Would Compulsory Voting Solve the Abstention Problem in Algeria? Part 2

When I was a teenager, I was a big fan of detective books and series. Columbo was one of them. I loved the way he seemed to flair the culprit right from the beginning and then the entire episode was a sort of subtle psychological battle. I loved the way the culprit was always confident he would get away with it, that he has committed a perfect crime, the way the culprit always underestimated Columbo. But of course, Columbo always had the last word. Brilliant. I think that Algerian elections, the whole ‘democratization process’ in fact, are analogical to the series Columbo – the culprit is the incumbent system; it displays all the superiority complex symptoms mentioned above. The people are Columbo, seemingly insignificant, clueless, but having the right flair and of course the last word eventually. So, in this second part of my previous post, I will borrow Columbo’s famous catchphrase: “There’s something that bothers me”: if the Algerian government is so concerned about low turnout in elections, why the hell do they not make voting compulsory?

The answer to this question is not easy and it has no real interest outside of political science. Compulsory voting would increase voter turnout to near 100% and it has been applied in Australia since 1924. But why is turnout important?

Well, there are two ways to look at it: (1) from the incumbent system’s point of view and (2) from the voters’ point of view. High turnout is argued to contribute to legitimation of a political system, but this will not be the case if the majority of voters cast blank votes. In addition, not all voters have the same interest in politics and the weights of different votes are not the same. And this is an argument against the actual worth of compulsory voting with respect to promoting active popular participation in political life. Knowing how the average Algerian voter chooses who to vote for, I think we can say with confidence that high turnout would change nothing as far as actual democratization is concerned. But even for the politically savvy Algerian who takes an interest in politics and wants to use democratic means (i.e. voting) to express protest and discontent – the question is what would a protest vote be worth? It is an interesting question because elections’ circumstances differ and even electoral laws keep being changed by the government.

I came across an academic paper where the authors (Americans) proposed a mathematical model to predict the onset of civil wars in Algeria since independence. I found the idea of modeling something as complex as a civil war (and in Algeria on top of that!), absolutely fascinating. It made me wonder whether it would be possible to model the outcome of an election. Not the big winners who are known in advance of course, but the entire outcome by resorting to mathematical models. Why would that be useful? Well, wouldn’t it be wonderful to be able to have a software which will allow any Algerian citizen to calculate the worth of a particular protest vote by entering simple data about a particular election? Like what these American geeks managed to do, we could imagine a model which would predict when a particular protest vote would result in a completely unexpected (by the regime) outcome! I think this is a route which is worth pursuing and it would be brilliant. Algerians would really enter history again from its widest doors if we manage to come up with such a scheme. Neat, civil, modern, not a single drop of blood shed. A revolution worthy of the Digital Age.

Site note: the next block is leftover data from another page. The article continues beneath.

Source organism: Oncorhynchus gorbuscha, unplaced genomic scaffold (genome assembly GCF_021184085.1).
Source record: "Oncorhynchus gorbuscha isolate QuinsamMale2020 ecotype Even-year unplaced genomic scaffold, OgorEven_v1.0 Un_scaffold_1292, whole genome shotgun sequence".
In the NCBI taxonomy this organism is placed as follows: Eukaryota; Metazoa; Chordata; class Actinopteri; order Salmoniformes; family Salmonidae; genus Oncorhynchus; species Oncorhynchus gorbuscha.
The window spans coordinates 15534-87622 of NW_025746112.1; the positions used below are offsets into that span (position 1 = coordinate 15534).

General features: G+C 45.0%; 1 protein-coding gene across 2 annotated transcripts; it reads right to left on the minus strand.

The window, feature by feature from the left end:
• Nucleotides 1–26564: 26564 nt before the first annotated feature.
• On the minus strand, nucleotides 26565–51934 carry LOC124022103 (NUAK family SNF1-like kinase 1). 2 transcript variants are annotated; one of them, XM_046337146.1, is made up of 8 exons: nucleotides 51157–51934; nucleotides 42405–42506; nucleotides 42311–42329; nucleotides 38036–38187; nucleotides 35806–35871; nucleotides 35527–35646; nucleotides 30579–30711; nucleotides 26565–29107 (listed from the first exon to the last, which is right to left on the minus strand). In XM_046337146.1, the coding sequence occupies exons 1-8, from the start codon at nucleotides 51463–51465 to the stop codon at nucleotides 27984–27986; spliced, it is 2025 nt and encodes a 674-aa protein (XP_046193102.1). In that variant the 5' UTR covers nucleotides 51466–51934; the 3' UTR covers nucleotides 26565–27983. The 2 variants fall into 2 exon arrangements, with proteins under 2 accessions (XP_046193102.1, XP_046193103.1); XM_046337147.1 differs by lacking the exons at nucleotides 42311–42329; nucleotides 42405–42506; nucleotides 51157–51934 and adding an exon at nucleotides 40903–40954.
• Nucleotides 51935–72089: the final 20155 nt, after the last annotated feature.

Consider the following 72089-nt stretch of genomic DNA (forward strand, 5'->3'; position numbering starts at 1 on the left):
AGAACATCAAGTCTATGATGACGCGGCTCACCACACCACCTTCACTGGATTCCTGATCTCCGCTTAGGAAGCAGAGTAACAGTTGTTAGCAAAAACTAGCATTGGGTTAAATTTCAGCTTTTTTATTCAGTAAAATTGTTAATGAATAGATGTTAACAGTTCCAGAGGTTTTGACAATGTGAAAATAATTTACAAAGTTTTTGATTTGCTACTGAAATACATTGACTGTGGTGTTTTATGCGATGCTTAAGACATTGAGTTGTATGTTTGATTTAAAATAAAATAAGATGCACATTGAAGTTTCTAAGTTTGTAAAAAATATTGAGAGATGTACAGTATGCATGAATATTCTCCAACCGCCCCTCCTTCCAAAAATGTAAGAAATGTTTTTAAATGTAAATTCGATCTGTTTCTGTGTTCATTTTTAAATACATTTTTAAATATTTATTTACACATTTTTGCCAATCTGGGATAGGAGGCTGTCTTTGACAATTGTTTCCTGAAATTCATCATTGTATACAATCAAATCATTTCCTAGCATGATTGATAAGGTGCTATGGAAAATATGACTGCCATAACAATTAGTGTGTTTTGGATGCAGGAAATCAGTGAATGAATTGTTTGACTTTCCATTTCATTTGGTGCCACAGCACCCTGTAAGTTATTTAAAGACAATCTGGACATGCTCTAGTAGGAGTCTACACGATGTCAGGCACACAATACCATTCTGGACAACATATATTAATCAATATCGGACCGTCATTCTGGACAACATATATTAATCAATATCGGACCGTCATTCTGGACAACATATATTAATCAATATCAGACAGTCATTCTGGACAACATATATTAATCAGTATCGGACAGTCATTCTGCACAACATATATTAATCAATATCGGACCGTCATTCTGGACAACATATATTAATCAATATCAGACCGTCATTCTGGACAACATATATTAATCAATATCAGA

But let us not stray away too much from reality (even though it is wonderful to dream). From the incumbent system’s viewpoint, high turnout would give a popular legitimacy to the results, which are largely engineered in advance to give a predetermined repartition of political actors (quotas logic masqueraded as representative democracy*). The blank or spoilt votes are reported officially by the government, but they are not taken into consideration when counting the percentages. In this configuration, a blank vote is worthless as a protest vote. And voting for the fringe parties is also worthless because there are too many of them and it is statistically improbable that any one of them would get a big chunk of the mass protest votes.  Look at the officially reported figures for the 2007 election, which I find interesting because the turnout was embarrassingly low (the lowest officially recorded in Algerian history) and thus apparently not inflated (click on image to enlarge):

So the more parties there are, the better chances you will have to scatter the potential protest votes into worthlessness. In the figures above, 35% (45% if you include the independents) of the total votes go to the sum of the fringe parties. So I guess it’s good news ten new unknown parties have been agreed by the Interior Ministry recently. But to be fair, one must acknowledge that it would be undesirable to get a system where you consistently get no distinct majority in Parliament as this will complicate decision taking. However, this is a minor concern here compared with scattering votes into worthlessness.

So, what is the conclusion? It is as follows:

– I have unfortunately not managed to answer the question which bothers me, which is not surprising because am no Columbo.

– Going to cast a blank vote is pointless as these are not taken into account.

– Any protest vote for the fringe parties will likely get diluted and would thus be worthless.